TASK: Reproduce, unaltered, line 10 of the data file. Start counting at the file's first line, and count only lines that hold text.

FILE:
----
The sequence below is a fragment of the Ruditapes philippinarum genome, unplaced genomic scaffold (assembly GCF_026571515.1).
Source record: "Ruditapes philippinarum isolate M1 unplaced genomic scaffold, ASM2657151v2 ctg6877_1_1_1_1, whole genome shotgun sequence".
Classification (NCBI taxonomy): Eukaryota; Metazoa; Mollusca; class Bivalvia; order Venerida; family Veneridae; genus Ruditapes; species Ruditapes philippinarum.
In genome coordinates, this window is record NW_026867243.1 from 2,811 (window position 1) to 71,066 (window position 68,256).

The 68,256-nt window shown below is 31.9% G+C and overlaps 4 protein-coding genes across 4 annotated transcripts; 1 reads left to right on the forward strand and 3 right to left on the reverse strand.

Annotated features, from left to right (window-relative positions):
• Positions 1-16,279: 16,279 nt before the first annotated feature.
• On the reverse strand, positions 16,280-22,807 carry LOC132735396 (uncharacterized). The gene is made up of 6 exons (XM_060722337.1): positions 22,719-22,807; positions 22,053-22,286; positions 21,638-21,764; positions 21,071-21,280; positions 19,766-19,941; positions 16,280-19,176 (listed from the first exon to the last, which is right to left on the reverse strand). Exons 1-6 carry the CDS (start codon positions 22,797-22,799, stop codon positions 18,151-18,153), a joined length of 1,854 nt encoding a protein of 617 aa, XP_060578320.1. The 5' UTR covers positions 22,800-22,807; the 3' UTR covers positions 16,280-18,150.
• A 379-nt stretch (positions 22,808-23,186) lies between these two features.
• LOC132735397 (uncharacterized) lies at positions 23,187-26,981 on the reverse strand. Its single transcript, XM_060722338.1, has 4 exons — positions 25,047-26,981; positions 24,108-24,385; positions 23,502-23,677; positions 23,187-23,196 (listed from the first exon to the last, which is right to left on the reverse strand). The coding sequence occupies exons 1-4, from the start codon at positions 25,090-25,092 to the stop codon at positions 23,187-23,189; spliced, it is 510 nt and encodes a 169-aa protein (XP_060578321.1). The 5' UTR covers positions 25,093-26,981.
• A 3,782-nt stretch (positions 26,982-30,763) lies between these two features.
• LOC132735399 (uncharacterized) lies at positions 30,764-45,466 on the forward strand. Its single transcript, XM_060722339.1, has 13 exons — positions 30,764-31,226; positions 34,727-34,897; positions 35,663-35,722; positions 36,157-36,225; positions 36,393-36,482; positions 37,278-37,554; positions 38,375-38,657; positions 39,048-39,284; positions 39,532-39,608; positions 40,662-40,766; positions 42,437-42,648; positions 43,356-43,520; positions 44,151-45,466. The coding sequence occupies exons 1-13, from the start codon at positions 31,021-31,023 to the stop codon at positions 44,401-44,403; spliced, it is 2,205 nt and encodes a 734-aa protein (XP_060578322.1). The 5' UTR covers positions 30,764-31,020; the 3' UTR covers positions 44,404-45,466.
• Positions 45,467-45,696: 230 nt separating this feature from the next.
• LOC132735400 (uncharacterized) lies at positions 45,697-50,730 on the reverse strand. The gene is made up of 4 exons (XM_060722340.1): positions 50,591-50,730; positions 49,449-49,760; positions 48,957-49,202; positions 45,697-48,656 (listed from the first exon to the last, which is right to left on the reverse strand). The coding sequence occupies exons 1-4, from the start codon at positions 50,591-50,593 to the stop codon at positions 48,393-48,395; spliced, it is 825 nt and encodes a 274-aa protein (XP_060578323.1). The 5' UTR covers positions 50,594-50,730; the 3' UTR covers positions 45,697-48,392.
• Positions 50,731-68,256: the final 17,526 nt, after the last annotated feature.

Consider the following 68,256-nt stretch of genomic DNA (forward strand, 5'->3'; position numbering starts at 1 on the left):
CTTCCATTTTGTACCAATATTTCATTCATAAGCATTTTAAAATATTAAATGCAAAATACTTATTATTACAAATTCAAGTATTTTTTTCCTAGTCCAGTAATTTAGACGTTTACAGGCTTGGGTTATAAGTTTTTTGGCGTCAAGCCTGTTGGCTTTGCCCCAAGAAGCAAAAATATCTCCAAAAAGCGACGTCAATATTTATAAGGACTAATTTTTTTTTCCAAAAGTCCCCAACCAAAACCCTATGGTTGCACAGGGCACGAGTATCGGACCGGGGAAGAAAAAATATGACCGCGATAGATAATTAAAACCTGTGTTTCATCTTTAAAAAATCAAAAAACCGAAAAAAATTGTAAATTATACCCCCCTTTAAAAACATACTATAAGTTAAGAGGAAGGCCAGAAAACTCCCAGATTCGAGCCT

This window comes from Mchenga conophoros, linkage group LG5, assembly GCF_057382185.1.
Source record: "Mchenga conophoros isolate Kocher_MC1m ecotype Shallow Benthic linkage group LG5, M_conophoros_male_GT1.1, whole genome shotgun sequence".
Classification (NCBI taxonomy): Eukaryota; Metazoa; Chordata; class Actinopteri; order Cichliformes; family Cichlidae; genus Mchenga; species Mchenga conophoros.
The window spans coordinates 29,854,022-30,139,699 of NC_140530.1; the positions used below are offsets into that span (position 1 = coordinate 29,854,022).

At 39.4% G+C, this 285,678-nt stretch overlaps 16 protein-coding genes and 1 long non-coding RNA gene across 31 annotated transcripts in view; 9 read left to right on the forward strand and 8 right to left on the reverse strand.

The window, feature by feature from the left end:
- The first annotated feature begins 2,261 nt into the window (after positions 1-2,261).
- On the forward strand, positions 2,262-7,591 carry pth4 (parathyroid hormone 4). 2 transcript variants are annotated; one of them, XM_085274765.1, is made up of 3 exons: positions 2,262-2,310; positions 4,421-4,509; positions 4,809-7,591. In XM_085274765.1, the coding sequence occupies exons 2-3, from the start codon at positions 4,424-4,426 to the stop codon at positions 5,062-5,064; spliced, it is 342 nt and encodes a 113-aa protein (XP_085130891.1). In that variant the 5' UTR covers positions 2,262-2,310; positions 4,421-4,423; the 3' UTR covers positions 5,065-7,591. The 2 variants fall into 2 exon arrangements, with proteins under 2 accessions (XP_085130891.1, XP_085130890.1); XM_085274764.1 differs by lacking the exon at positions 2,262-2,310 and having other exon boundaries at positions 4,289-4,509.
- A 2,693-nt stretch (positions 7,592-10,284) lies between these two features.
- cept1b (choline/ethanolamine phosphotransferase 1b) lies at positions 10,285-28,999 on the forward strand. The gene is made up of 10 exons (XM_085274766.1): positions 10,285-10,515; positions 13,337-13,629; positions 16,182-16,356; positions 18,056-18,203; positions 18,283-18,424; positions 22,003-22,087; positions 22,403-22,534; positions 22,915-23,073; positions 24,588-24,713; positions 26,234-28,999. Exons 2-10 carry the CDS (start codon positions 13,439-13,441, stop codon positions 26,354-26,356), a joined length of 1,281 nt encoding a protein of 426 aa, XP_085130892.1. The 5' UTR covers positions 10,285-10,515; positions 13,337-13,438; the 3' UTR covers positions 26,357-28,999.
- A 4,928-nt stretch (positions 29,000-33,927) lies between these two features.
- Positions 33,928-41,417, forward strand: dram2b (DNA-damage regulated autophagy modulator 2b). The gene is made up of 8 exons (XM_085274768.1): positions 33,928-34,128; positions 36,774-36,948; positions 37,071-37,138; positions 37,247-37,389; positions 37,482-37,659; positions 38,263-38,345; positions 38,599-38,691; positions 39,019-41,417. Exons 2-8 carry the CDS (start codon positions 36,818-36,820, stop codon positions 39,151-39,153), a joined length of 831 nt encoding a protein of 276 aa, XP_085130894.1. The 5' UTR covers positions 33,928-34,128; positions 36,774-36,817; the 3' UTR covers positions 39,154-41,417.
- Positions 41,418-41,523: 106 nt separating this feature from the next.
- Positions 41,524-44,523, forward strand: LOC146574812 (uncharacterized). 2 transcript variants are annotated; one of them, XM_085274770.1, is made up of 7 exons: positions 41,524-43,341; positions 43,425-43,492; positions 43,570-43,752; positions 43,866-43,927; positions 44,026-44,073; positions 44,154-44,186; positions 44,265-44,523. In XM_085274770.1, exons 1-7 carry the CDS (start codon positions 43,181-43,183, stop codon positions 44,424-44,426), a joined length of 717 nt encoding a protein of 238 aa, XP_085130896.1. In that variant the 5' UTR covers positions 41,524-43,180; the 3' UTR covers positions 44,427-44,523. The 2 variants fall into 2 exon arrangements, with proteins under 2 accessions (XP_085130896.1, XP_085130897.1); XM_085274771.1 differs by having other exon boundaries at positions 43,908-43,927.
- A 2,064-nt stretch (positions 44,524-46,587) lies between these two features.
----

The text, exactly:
• LOC132735397 (uncharacterized) lies at positions 23,187-26,981 on the reverse strand. Its single transcript, XM_060722338.1, has 4 exons — positions 25,047-26,981; positions 24,108-24,385; positions 23,502-23,677; positions 23,187-23,196 (listed from the first exon to the last, which is right to left on the reverse strand). The coding sequence occupies exons 1-4, from the start codon at positions 25,090-25,092 to the stop codon at positions 23,187-23,189; spliced, it is 510 nt and encodes a 169-aa protein (XP_060578321.1). The 5' UTR covers positions 25,093-26,981.